|"I will crush the Index!"|
JRR Tolkien, the Roman Catholic layman whose day job as a linguistics lecturer at Oxford was overshadowed by his brilliant books The Hobbit and The Lord of the Rings, was not sufficiently Catholic in his writings according to a few absurd traditionalists (here and here). Tolkien—who shouted Et cum spiritu tuo after the local bishops conferences translated the Roman Mass into vernacular—is apparently analogous to those teachers of false doctrine against whom St. Paul warns us in his first epistle to St. Timothy. Does anyone think Tolkien proffered a real pagan alternative to Christianity? Does anyone think the Fantasy genre (and Tolkien ought not be confined to it) is real? If Paul read and quoted pagan writers in the Scripture he wrote why can we not read the fiction of an entirely orthodox Catholic?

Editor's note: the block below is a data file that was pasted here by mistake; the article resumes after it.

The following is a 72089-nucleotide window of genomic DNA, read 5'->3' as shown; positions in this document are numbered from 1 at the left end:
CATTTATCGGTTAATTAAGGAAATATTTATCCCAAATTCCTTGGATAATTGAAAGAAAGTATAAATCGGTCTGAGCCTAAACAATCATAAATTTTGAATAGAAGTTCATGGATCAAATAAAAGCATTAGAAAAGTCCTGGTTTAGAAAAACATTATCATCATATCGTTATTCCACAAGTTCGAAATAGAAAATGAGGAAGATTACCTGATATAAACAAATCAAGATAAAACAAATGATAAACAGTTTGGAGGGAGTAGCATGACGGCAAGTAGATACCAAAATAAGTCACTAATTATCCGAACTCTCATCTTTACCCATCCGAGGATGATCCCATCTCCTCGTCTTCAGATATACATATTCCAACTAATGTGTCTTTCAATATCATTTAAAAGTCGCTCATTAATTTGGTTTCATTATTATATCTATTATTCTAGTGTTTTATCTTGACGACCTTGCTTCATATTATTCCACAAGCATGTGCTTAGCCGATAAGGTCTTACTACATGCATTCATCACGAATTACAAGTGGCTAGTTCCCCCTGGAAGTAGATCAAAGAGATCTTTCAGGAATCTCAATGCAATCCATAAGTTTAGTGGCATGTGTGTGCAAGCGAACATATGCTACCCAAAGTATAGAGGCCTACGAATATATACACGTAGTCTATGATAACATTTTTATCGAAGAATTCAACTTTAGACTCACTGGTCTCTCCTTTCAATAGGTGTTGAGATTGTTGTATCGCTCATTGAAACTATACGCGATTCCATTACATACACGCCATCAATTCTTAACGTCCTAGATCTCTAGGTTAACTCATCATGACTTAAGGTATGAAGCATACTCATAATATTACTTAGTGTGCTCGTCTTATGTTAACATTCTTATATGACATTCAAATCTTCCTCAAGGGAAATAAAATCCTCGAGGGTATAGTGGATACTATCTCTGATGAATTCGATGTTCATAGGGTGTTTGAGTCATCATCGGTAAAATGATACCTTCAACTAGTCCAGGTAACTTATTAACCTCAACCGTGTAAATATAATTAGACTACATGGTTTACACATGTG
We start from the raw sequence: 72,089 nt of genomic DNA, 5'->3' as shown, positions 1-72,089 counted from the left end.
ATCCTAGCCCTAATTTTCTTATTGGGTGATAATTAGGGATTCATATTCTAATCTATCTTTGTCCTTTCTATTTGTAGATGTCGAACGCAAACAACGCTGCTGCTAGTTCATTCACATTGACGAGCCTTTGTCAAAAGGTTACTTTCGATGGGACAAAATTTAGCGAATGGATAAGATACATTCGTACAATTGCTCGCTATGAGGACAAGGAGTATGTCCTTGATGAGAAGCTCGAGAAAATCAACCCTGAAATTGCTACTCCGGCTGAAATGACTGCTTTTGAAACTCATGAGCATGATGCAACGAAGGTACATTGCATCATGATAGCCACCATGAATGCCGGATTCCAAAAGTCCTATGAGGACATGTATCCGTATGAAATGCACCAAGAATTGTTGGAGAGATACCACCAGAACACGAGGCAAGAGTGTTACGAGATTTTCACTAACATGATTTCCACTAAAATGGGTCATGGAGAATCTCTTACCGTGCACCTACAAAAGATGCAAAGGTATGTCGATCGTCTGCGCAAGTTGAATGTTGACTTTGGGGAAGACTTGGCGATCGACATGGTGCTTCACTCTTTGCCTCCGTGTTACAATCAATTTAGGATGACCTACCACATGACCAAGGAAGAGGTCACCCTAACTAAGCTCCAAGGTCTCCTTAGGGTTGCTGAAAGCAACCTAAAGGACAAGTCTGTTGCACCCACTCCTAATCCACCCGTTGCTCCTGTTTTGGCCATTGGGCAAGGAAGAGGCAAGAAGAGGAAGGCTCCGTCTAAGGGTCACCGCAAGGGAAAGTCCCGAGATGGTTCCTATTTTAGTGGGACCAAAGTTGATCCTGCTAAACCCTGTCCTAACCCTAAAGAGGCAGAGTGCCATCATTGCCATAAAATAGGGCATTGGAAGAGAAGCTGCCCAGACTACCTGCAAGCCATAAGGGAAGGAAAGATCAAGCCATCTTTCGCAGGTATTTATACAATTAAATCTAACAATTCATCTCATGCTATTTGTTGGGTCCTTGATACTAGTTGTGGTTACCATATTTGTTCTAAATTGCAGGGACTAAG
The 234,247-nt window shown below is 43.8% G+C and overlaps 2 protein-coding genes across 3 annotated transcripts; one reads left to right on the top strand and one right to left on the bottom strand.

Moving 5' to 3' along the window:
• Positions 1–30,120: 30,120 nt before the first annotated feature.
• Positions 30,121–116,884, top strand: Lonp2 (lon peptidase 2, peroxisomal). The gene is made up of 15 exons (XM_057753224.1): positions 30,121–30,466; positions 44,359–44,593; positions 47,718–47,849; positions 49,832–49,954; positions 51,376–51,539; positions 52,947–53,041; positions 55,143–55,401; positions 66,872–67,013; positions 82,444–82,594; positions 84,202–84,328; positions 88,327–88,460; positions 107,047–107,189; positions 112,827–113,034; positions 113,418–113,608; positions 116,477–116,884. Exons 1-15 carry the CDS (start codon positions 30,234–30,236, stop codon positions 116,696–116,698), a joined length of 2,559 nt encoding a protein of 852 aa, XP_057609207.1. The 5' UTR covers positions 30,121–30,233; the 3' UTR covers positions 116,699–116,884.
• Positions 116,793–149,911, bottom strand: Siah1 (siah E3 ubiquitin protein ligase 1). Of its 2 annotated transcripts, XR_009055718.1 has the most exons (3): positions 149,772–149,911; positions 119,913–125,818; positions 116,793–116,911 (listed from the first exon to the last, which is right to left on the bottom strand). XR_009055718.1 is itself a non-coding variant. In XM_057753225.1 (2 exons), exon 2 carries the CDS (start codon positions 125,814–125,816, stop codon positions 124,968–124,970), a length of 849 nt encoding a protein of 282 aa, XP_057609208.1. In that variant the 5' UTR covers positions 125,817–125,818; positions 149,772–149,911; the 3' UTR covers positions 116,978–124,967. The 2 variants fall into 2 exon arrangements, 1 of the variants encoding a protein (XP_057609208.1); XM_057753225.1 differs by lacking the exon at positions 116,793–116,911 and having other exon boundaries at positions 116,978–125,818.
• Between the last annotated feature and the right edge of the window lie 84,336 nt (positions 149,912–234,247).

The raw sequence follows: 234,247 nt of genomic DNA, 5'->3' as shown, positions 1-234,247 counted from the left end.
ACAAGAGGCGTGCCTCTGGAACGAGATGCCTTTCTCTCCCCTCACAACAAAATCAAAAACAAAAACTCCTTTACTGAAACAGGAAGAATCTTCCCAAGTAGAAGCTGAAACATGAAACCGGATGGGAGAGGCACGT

The Rad Trad suspects the dangers of emotionalism and brashness forewarned in these lectures are actually the Catholic spirit and religious instinct, not the preferred manual-based formal theology. Honestly, if a 5th century believer read Return of the King and Ludwig Ott's manual on dogma which would he find more Catholic in its totality, not just in what it says its outlook and how it speaks?
As an aside I met Tolkien's daughter Priscilla once in Oxford. She was leaving the Sheldonian with a friend of mine one night during Trinity term after a performance of Beethoven's Missa Solemnis. I greeted my friend, with no idea who the lady to his left was. He said, "Oh! [Rad Trad], this is Priscilla Tolkien!" We chatted for only a quick moment and my friend and I went on our way. My friend nearly died during the encounter. Why, you might ask? She is on the petite side and he could only think of hobbits....